Miss Scarlet and The Duke (2020) s02e02 Episode Script

The Black Witch Moth

Once again, I'm most grateful you
have given me your precious time
so that I may explain a little more
about my profession
and how it may interest
the ladies of your group.
It is not a group.
Miss Scarlet. Group is a noun
that conveys neither the purpose
nor the quality of our membership.
We are a cultural society,
The Bloomsbury Ladies Cultural Society.
Duly noted, Mrs Parker.
As I was saying, I would like
to give a lecture to your cultural society,
revealing the fascinating world
of the private detective.
Brought to life with stories
from my own casebook.
My intention is to inspire your ladies.
I don't wish to sound boastful,
but I am the only female
detective in London.
Which is no doubt the reason
for the calibre of your clients.
The calibre of my clients?
It is our understanding that
you are engaged by the desperate
and impoverished who cannot afford
to hire your male counterparts.
I can assure you I've had many clients
who are neither of those things.
Perhaps not, but I would wager
that those clients had cases
that were deemed too lowly
to be taken on elsewhere.
You were suggesting I'm regarded
as somehow second rate.
I'm merely pointing out
that if we endorse you,
it may have implications
for the reputation at the society.
I completely understand
Mrs Parker.
Once a reputation is lost,
it's so very hard to get back.
Which is why you can rest
assured Mrs. Forbes
that I will reveal to no one
the real reason your son left the Navy.
How dare you!
And you have my word Mrs Woodhouse,
that it will not be from me
that others hear of your late
husband's gambling debts,
which are I believe only exceeded
by the money he owes
to the brothels of Canning Town.
So how did it go?
Where is he?
This goes no further. Understood?
Get up.
I said get up!
You gonna steady 'em, lad?
Look at me Fitzroy.
Look at me.
How many fingers?
No, it's three.
It's three, it's three.
Is that a guess?
I want you to listen carefully.
Detective Fitzroy.
I don't give a damn
what you do in your private life,
but when you're on duty you turn up
on time in a fit state to work.
Now I have been ordered to turn you
into a competent detective and God help me
you will toe the line and do as
you're told. Is that understood?
Clean yourself up man.
I could tell them till I
was blue in the face
that I'm hired on merit but
does it make a difference?
Of course not.
Yes, I have taken on a few cases
which are not paying the full going rate,
but to suggest that it's
because I'm a woman and somehow
desperate is simply not true.
Is it, Hattie?
Absolutely not true, at all.
- Although?
Although perhaps you should not
have upset my aunt like that,
You do not want to make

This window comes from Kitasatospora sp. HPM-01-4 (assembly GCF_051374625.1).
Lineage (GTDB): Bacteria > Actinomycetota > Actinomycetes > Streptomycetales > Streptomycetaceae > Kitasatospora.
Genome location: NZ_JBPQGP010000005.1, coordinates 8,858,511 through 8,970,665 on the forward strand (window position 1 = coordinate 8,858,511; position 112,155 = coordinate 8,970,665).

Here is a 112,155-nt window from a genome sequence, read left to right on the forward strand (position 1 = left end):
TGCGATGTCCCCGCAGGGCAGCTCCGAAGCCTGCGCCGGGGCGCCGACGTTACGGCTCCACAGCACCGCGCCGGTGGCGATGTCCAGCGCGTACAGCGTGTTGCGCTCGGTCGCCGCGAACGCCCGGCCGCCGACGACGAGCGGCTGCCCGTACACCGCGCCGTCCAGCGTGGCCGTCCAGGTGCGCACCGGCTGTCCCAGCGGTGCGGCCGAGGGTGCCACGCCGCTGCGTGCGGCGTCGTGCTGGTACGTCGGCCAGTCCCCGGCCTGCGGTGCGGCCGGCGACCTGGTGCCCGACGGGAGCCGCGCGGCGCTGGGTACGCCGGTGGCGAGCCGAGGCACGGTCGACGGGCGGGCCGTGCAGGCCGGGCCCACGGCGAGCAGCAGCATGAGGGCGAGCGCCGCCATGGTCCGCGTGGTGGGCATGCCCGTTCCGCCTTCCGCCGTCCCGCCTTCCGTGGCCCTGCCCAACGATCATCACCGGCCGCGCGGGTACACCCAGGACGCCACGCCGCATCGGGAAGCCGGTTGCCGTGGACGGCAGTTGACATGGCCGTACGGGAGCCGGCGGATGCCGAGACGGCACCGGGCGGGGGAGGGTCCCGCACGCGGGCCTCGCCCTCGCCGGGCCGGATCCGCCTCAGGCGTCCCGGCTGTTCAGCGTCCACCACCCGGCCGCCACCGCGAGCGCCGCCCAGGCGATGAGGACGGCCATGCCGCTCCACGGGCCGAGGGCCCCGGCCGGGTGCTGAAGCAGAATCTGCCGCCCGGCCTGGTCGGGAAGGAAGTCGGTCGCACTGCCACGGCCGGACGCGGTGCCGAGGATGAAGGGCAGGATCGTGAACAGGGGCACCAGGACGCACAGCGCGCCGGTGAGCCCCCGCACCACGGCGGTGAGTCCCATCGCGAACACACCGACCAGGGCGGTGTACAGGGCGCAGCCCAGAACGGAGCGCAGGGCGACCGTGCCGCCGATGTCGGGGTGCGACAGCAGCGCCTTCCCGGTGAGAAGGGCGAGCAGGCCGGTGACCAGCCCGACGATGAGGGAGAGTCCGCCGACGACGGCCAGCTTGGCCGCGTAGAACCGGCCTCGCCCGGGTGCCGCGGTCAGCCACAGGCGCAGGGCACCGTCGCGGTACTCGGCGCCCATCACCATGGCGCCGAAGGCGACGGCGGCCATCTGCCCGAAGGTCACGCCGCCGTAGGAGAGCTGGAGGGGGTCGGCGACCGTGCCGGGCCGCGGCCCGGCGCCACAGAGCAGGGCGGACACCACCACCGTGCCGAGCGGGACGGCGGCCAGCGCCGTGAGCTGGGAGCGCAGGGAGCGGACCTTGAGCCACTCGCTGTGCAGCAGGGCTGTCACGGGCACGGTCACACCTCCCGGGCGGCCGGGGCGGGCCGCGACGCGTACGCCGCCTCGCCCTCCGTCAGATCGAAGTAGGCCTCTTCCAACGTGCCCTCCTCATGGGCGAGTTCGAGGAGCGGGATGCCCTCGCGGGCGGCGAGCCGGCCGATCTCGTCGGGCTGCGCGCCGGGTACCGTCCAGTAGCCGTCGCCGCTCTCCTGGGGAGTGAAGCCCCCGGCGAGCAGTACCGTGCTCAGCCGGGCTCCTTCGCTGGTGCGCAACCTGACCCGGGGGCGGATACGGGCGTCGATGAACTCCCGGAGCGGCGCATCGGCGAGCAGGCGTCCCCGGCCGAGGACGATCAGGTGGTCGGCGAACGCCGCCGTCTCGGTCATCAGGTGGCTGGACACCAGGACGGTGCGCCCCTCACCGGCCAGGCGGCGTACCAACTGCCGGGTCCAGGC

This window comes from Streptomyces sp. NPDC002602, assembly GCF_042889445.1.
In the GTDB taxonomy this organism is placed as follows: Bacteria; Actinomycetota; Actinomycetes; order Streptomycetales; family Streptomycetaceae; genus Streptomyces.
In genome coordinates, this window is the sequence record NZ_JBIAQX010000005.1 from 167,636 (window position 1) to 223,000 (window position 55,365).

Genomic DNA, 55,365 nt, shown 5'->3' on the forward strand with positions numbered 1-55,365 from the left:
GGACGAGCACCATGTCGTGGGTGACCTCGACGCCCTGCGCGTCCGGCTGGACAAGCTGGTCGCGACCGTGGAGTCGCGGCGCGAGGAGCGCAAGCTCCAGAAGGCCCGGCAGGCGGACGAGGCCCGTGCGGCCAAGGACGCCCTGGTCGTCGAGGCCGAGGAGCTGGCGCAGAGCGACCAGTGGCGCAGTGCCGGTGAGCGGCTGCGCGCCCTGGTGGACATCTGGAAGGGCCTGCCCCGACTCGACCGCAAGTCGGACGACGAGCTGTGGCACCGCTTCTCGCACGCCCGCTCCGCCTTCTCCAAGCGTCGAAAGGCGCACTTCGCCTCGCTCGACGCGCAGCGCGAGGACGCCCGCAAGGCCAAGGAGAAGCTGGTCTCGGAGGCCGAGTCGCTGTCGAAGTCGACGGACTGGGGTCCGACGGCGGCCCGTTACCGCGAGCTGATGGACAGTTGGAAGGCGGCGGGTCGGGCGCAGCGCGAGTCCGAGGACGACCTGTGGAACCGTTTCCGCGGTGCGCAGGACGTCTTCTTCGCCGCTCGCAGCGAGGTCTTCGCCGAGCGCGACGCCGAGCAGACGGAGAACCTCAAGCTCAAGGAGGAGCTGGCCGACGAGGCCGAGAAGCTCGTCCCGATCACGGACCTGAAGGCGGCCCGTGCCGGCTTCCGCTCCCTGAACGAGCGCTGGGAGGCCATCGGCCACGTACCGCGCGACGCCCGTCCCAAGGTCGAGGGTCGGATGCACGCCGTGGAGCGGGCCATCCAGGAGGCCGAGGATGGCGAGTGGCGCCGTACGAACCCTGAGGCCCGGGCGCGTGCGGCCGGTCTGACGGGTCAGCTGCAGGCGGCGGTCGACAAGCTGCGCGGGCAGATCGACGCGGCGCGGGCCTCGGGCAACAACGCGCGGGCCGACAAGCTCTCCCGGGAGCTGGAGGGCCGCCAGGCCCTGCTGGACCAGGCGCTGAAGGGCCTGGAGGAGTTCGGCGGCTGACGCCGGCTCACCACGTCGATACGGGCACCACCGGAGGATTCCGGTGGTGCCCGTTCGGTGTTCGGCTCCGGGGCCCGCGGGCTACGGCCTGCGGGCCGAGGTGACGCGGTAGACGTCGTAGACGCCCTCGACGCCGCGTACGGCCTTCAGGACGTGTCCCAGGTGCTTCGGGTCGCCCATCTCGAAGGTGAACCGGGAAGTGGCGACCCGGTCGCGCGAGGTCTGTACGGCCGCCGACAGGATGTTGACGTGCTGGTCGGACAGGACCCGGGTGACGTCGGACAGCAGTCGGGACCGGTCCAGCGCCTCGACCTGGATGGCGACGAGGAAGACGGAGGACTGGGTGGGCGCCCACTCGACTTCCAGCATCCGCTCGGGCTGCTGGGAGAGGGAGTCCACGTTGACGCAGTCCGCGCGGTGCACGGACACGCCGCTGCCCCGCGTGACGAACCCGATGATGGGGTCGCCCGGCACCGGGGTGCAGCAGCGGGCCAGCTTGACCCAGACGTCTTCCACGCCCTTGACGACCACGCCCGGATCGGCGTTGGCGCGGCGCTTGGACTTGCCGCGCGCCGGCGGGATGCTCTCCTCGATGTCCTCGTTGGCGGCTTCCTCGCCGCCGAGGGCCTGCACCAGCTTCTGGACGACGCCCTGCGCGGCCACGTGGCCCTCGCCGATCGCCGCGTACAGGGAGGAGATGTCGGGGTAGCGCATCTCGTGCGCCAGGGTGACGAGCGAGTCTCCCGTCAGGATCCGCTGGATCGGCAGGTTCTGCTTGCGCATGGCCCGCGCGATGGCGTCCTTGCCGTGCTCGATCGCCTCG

an enemy of her.
I've suffered your Aunt's wrath
before and lived to tell the tale.
Yes, but this is different.
You embarrassed her in front
of her ladies of the Cultural Society,
her very best friends.
I suppose it's nice to hear
that she actually likes somebody.
Oh no, she loaths them,
but you must be on your guard, Eliza.
My aunt does have
friends in high places
and mark my words she
will seek revenge.
Do any of these friends
in high places wear top hats?
I do not know a Mrs Parker
I have come to see you
on my own volition.
Well, in that case,
How may I help you, Mr Swab?
I am a partner at Swab
and Durstin, an insurance firm
based in Holborn.
We provide cover for the lives
and properties of our clients,
protecting them from
all the slings and arrows
that life may throw.
In return for a monthly fee,
they receive an insurance
policy, which means..
I believe I understand how the
insurance industry works, Mr Swab.
What is it I can do for you?
Last night an item of considerable
value was stolen
from one of our policyholders.
A sketch of the alscalapha odorata
or black witch moth
drawn from life on the
Galapagos Islands in 1835.
During Darwin's voyage?
Most of the Galapagos
sketches were drawn
by the expedition's artist Conrad Martin,
but this was by Charles Darwin himself.
As you can imagine,
the value of his artwork
has soared since his death
earlier this year,
and as such we are facing
a significant payout.
Just to be clear, I will be
charging the full going rate.
I would expect nothing less.
So tell me Mr. Swab..
Where was this sketch stolen?
No sign of forced entry
and no other exhibit stolen.
Whoever did this knew
what they were looking for,
but why go to the bother
to take the sketch out of the frame?
What does this tell you?
When I ask a question,
I expect an answer,
Detective Fitzroy
- Yes, Sir.
You must learn to analyse
a crime scene
and that involves more
than just taking notes.
Start using your initiative man.
The fact that they didn't take
the frame means they had time.
There was no panic to
snatch and grab, Sir.
What was it called
again, the moth?
Alscalapha odorata.
Found in central and south America
it's believed by some native cultures
to be a harbinger of death and destruction.
Miss Scarlet.
Inspector Wellington.
I take it this isn't a coincidence.
I've been hired by the insurance company to
investigate the theft of the Darwin sketch.
And what do they think I'm doing?
This may come as a surprise
Inspector Wellington
but myself and my client
did not discuss you.
We're done here.
We have other lines
of enquiry to pursue.
Such as?
I must understand that you're
asking for my help already?
I'm merely making polite conversation.
Although given the circumstances,
I can see how that can be misconstrued.
After all, we are in
competition, are we not?
The owner of the museum
is Hannah Garret.
Where would I find her?
Is this another request for help or are
we still making polite conversation?
Detective Fitzroy.